Whether a company wants to construct a new building, create a software application, or organize a science conference it needs a professional to manage the project. This professional will develop a detailed action plan, evaluate potential risks and constraints involved, will oversee teams and resources, and ultimately bring the project to a successful end.
In other words, a company will need a project manager.
These professionals are in charge of the planning and the execution of an entire project. They define the scope of the project, create a schedule, prepare a budget plan, manage the project’s team, communicate with stakeholders and document all the progress involved.
Project managers work in industries like:
- Software Development
- State Sector
The demand for project managers is constantly growing. According to the Talent Gap Report from the Project Management Institute, the global economy will need 25 million new project professionals by 2030.
In addition to many job opportunities, the salaries earned by project managers are usually good too.
In this article we’ll discuss how much project managers earn on average, how their earnings vary in different countries and cities, what factors impact their yearly earnings, and how to become a project manager.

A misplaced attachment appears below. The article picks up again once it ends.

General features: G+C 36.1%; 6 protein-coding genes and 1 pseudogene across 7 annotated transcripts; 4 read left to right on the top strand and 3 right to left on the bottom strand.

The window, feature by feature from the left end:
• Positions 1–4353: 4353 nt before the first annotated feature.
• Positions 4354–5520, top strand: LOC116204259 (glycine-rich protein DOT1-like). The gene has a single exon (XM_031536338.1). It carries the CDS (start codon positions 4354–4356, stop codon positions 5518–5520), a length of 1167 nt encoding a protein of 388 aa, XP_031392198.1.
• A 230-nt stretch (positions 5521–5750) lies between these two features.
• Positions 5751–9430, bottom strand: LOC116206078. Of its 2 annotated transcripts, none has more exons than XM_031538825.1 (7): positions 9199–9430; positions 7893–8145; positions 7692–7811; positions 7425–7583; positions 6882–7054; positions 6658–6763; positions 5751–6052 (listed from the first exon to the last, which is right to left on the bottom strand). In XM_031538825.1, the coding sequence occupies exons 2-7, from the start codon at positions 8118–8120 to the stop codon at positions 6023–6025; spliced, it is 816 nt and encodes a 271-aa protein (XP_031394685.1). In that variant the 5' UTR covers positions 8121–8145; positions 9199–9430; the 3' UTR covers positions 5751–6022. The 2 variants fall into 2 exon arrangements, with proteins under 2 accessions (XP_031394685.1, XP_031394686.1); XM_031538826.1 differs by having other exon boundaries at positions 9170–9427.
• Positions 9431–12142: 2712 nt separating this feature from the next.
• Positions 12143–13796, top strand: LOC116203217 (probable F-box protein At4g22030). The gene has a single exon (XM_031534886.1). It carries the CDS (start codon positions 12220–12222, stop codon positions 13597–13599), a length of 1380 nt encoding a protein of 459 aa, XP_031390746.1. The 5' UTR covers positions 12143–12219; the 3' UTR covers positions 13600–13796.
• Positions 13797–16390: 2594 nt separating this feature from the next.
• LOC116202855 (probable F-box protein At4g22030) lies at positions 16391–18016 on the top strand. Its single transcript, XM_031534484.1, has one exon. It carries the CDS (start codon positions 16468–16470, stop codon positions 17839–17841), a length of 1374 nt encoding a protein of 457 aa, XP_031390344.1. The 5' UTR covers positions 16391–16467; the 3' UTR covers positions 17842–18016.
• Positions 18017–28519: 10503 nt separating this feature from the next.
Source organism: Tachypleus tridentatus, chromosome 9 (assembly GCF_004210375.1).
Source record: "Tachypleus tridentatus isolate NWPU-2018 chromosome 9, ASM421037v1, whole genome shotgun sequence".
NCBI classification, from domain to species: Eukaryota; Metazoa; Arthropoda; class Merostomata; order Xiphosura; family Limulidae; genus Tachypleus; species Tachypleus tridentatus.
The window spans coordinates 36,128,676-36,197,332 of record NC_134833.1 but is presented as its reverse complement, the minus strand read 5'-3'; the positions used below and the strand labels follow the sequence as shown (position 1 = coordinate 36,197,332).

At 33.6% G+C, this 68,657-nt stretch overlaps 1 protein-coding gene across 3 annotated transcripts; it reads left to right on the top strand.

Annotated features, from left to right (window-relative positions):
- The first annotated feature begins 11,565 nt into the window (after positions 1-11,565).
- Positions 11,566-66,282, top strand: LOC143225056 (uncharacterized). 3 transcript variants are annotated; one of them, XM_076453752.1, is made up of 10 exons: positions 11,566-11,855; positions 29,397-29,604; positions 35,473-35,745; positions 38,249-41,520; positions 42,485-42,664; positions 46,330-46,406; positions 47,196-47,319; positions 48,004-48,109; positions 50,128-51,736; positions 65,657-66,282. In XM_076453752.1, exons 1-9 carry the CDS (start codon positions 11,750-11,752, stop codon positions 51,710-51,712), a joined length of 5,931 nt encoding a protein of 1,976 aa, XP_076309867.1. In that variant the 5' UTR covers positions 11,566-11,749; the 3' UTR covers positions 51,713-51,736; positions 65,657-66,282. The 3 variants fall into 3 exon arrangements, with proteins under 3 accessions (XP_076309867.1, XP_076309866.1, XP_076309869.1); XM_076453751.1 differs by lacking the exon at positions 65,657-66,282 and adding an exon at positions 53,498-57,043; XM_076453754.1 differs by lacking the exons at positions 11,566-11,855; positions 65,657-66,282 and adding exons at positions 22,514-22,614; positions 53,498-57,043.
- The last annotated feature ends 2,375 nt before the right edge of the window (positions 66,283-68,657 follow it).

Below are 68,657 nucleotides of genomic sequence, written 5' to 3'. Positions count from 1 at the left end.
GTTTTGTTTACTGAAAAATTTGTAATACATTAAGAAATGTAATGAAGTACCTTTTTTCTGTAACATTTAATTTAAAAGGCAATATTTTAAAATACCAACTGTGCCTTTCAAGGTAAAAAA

Average Salary Of A Project Manager In The United States
The Project Management Institute's Earning Power report states that the median salary for a project manager in the United States is $116,000 per year.
However, according to PayScale the average project manager’s salary is $75,484 per year.
The most likely reason for this significant variation is down to the number of participants in each survey. PMI surveyed 8,967 project managers, while PayScale data is based on a larger sample of 39,686 individuals.
The table below shows how average salaries for project managers vary across different websites:
As you can see, project management jobs typically pay really well. So, let’s take a look at what factors can impact a project manager’s salary.
Factors That Impact A Project Manager’s Salary
How much a project manager makes depend on several factors:
Let's take a closer look at each of these factors in more detail.
A Project Manager's Salary Impacted By: Location
One of the most important factors that affects salary is the region where a project manager works. Salaries vary greatly from country to country.
According to the PMI salary survey, the highest median annual salaries are in Switzerland (CHF 132,086) and the United States ($116,000). The lowest is in Pakistan (Rs. 14,914) and Egypt (E£13,933). The following table shows the ten best-paying countries.
Highest-paying countries for project managers:
And even within the United States, there are significant variations in how much project managers get paid across the different states. The following tables show the highest paying cities based on data from two employment-related sites.
Highest paying cities for a project manager in the US:
Highest paying cities for a project manager in the US:
A Project Manager’s Salary Impacted By: Industry
Project managers can work in different industries, and in some of them, they can earn more than they would do in others.